Nicholas I, called Nicholas the Great, was the pope from 24 April 858 until his death. He is remembered as a consolidator of papal authority, exerting decisive influence on the historical development of the papacy and its position among the Christian nations of Western Europe. Nicholas I asserted that the pope should have suzerainty over all Christians, even royalty, in matters of faith and morals.
The history of the papacy, the office held by the pope as head of the Catholic Church, according to Catholic doctrine, spans from the time of Peter to the present day.
The Patrimony of Saint Peter originally designated the landed possessions and revenues of various kinds that belonged to the apostolic Holy See i.e. the "Church of Saint Peter" in Rome, by virtue of the apostolic see status as founded by Saint Peter, according to Catholic tradition. Until the middle of the 8th century this consisted wholly of private property, but the term was later applied to the States of the Church, and more particularly to the Duchy of Rome.
Saint Paulinus II was a priest, theologian, poet, and one of the most eminent scholars of the Carolingian Renaissance. From 787 to his death, he was the Patriarch of Aquileia. He participated in a number of synods which opposed Spanish Adoptionism and promoted both reforms and the adoption of the Filioque into the Nicene Creed. In addition, Paulinus arranged for the peaceful Christianisation of the Avars and the alpine Slavs in the territory of the Aquileian patriarchate. For this, he is also known as the apostle of the Slovenes.
Pepin, or Pippin the Hunchback was a Frankish prince. He was the eldest son of Charlemagne and noblewoman Himiltrude. He developed a humped back after birth, leading early medieval historians to give him the epithet "hunchback". He lived with his father's court after Charlemagne dismissed his mother and took another wife, Hildegard. Around 781, Pepin's half brother Carloman was rechristened as "Pepin of Italy"—a step that may have signaled Charlemagne's decision to disinherit the elder Pepin, for a variety of possible reasons. In 792, Pepin the Hunchback revolted against his father with a group of leading Frankish nobles, but the plot was discovered and put down before the conspiracy could put it into action. Charlemagne commuted Pepin's death sentence, having him tonsured and exiled to the monastery of Prüm instead. Since his death in 811, Pepin has been the subject of numerous works of historical fiction.
The Frankish emperor Charlemagne took an intense interest in church music, and its propagation and adequate performance throughout his empire. He not only caused liturgical music to flourish in his own time, throughout his empire in Western Europe, but he laid the foundations for the subsequent musical culture of the region. The emperor's agents and representatives were everywhere ordered to watch over the faithful carrying out of his orders regarding music.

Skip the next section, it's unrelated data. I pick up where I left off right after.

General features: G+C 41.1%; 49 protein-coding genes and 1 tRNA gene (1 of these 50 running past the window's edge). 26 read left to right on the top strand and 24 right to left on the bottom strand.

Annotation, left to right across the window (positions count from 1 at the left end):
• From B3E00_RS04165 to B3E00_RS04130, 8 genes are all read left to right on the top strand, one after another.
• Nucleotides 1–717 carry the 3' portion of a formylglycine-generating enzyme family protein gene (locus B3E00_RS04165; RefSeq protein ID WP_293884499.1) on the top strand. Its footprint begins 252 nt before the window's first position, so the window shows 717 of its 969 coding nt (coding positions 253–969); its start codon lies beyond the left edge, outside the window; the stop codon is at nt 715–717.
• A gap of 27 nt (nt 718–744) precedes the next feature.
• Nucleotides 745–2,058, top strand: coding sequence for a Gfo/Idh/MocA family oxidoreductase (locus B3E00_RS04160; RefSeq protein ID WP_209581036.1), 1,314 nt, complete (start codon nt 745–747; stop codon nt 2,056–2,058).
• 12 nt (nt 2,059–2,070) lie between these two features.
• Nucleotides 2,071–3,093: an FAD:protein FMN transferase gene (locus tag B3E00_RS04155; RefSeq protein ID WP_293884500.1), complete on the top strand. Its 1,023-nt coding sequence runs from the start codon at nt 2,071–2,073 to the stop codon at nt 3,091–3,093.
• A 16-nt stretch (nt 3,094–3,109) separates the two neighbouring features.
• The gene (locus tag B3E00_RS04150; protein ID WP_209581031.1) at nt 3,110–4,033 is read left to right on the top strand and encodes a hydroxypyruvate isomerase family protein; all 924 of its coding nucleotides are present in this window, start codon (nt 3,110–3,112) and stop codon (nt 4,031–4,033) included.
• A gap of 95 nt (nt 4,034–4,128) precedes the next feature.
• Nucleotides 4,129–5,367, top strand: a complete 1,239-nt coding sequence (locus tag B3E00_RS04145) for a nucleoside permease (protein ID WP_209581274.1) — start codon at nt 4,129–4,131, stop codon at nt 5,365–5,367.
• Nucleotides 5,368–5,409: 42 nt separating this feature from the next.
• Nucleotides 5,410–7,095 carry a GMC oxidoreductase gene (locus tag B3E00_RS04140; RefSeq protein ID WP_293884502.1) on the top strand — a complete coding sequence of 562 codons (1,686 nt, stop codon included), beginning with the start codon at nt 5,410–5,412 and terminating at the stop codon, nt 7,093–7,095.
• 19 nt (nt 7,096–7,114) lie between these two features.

Papal appointment was a medieval method of selecting a pope. Popes have always been selected by a council of Church fathers, however, Papal selection before 1059 was often characterized by confirmation or "nomination" by secular European rulers or by their predecessors. The later procedures of the papal conclave are in large part designed to constrain the interference of secular rulers which characterized the first millennium of the Roman Catholic Church, and persisted in practices such as the creation of crown-cardinals and the jus exclusivae. Appointment might have taken several forms, with a variety of roles for the laity and civic leaders, Byzantine and Germanic emperors, and noble Roman families. The role of the election vis-a-vis the general population and the clergy was prone to vary considerably, with a nomination carrying weight that ranged from near total to a mere suggestion or ratification of a prior election.
A number of significant councils of the Roman Catholic Church were held at Aachen in the early Middle Ages.
In 9th-century Christianity, Charlemagne was crowned as Holy Roman Emperor, which continued the Photian schism.
From 756 to 857, the papacy shifted from the orbit of the Byzantine Empire to that of the kings of the Franks. Pepin the Short, Charlemagne, and Louis the Pious had considerable influence in the selection and administration of popes. The "Donation of Pepin" (756) ratified a new period of papal rule in central Italy, which became known as the Papal States.